Opinion Editorial article – Majalahcsr
Globally, it is estimated that more than 1.8 billion people are lack dependable access to clean water and more than 4 billion people lack access to adequate sanitation, putting them at risk of disease (WBCSD, 2016). In Indonesia, according to the Water, Sanitation & Hygiene (WASH) monitoring program conducted by UNICEF and WHO (JMP, 2015), 51 million Indonesian people still practice open defecation including in the capital city of Jakarta, 72% of Indonesian people still rely on poor quality traditional water sources for drinking purpose.
Clearly it’s shocking, as even in Jakarta, the overall sanitation level is still very poor. The deaths and illnesses caused by water borne diseases are clearly uncalled for as they are all preventable, if only people have the knowledge and understanding of proper hygiene practices, as simple as proper handwashing with soap, as it can already reduce the risk of diarrhoea diseases by 42 to 47 percent.
Sadly, this issue is rarely openly discussed in Indonesia, at least not since I started working here 17 years ago on WASH development projects. Naturally, due to this lack of awareness on WASH, there is a misperception amongst businesses that WASH is only related to water companies and infrastructure, thus not strategic enough for their business as it doesn’t really affect theirs. While on the contrary, some case studies show that access to safe WASH – especially sanitation and hygiene – can even be an issue in high-income countries. Let alone in Indonesia, listed as one of the top 5 countries with poor hygiene and bad sanitation, which cost the country’s budget around IDR 56 trillion or 2.3% of GDP for medical expenses to treat water-borne diseases (UNICEF issue briefs, 2012) . So the fact of the matter is, we are all affected. Despite our economic status, education background and even hygiene practices, our health is still at risk when the overall sanitation and hygiene of the country is really poor.
herefore WASH is everybody’s business. It is not only about infrastructures as people often perceive, but the most important of all, it’s about behavioural change effort, thus I believe WASH can easily be implemented through private sector’s Corporate Social Responsibility (CSR) efforts, regardless their core businesses or interests. I understand there are various reasons behind company’s choice of CSR programs. What many companies might not realize – WASH issues – although not as “popular” as sending kids to school or planting thousands of trees – are actually relevant and started to become a strategic importance to all businesses, especially after the United Nations stated that WASH is the issue of human rights and it’s one of the goals in Sustainable Development Goals (SDGs).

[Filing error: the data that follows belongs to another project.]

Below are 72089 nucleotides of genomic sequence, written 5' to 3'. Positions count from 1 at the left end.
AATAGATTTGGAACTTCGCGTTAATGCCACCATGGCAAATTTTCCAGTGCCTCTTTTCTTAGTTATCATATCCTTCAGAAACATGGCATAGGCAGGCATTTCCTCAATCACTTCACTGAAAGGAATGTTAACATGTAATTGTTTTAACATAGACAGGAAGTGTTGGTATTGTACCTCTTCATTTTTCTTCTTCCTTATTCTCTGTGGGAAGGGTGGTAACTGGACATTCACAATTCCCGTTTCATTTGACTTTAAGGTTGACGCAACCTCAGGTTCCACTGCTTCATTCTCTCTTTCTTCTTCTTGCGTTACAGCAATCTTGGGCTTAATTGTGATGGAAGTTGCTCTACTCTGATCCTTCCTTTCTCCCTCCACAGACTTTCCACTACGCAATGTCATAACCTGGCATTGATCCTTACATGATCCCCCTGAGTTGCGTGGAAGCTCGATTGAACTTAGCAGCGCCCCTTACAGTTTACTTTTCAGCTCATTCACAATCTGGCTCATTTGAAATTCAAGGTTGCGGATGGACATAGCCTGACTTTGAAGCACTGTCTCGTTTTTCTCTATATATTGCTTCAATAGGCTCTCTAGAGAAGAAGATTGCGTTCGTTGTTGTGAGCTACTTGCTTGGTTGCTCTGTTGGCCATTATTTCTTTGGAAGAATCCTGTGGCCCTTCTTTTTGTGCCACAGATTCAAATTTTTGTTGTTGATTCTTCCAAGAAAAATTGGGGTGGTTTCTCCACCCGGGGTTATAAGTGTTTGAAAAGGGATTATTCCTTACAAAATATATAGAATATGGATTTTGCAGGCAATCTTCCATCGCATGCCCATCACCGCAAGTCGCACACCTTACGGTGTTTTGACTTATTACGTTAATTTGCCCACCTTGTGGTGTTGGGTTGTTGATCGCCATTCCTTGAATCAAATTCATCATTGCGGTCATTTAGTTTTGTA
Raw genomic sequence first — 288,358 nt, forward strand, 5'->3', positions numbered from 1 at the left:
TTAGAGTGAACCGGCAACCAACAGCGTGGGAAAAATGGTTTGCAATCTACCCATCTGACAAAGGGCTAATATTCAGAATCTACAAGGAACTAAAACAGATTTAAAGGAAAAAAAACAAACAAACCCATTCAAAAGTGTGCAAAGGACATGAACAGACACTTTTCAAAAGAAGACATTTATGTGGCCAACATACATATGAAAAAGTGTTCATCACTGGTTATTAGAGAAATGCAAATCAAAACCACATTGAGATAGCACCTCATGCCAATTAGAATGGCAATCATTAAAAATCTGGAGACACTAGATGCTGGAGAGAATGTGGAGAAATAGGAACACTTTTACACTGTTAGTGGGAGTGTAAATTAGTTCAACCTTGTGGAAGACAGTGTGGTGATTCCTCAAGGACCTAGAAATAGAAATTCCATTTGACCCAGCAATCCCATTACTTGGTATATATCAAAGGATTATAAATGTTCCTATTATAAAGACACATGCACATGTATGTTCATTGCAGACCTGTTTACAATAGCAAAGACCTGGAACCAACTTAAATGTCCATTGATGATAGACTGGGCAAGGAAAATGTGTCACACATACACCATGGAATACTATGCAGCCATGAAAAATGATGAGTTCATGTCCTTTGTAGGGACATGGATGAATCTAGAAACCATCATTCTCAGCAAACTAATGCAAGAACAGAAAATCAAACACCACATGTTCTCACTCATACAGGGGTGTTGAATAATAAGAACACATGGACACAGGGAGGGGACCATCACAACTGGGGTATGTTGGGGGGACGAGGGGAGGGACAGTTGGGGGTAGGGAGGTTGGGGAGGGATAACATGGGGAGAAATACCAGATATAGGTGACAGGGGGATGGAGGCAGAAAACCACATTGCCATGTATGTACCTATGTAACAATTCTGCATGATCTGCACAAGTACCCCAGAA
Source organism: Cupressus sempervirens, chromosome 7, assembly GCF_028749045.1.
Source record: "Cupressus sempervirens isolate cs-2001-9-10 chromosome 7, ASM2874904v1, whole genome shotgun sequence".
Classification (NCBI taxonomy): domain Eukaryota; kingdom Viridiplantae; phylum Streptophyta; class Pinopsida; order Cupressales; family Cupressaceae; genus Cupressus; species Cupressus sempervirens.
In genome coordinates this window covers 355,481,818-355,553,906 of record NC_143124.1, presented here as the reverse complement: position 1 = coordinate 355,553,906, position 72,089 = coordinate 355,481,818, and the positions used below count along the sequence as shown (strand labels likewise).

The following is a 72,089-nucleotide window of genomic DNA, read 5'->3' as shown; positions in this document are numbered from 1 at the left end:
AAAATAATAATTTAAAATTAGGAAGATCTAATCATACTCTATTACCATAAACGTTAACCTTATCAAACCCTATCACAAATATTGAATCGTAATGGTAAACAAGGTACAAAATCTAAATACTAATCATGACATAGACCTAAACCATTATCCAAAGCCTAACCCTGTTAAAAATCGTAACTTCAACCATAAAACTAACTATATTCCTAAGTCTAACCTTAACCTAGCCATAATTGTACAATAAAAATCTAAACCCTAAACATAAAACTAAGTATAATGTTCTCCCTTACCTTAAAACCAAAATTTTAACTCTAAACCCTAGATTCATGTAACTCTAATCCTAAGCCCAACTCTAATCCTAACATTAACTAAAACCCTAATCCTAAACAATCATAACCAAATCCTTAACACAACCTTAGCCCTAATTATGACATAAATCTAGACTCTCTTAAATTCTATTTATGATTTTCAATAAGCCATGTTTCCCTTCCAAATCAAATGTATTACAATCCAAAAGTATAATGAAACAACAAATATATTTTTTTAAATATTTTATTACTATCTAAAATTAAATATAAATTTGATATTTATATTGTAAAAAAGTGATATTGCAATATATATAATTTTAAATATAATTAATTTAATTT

The business case to involve in water and sanitation is strong: First, rapid urbanisation and population growth increases competition for a limited supply of water. Consequently, a real or perceived mismanagement of this resource adds to the risk of conflict with local communities which can cause business loss; like the case of a consumer goods company which was closed by authorities as it’s accused of extracting too much groundwater. Second, practicing proper WASH behaviour has the potential to reduce employee’s absenteeism due to illnesses. Third, the provision of clean water can be fundamental to business growth. Unilever has stated that making water, sanitation and hygiene commonplace offers a market opportunity for them as well as a human development one (The Guardian, 2015)
That being said, I believe the companies will benefit both internally and externally with the implementation of WASH. Internally, investing in safe WASH at the workplace means a healthier and more productive workforce. Externally, businesses can embark on CSR activities surrounding their business operations such as providing hygiene education in schools, community-based sanitation and household water treatment, those are some of the affordable and feasible programs that all businesses can do together with the government and NGOs. Additional tangible business benefits include: increased brand value, lower reputational risks and more secured social license to operate, expanded and more vibrant markets and demonstration of leadership in supporting global objectives as mentioned in SDGs.
It is relieving to learn that several companies in Indonesia have started their WASH-based CSR programs. IKEA and Indomaret utilize some of their profit to the betterment of sanitation surrounding their business operations, from hygiene education including the provision of handwashing stations in schools to community sanitation improvement. If more companies follow their leads and have increased awareness on WASH, their businesses will be more sustainable and at the same time it will support the Indonesian government agenda to achieve universal access to safe drinking water and sanitation by 2019.
At last, your business can also be a part of this WASH global movement. By signing the WASH Pledge, part of the Action2020 framework led by World Business Council for Sustainable Development (WBCSD), you will learn best practices in WASH and you can even demonstrate and communicate your companies’ good leadership in WASH.
Let’s make WASH our business. For better and healthier Indonesia.
Claire Quillet is a former UNICEF WASH Specialist and currently running her own CSR consultancy firm, PT Towards Sustainable Businesses (TSB).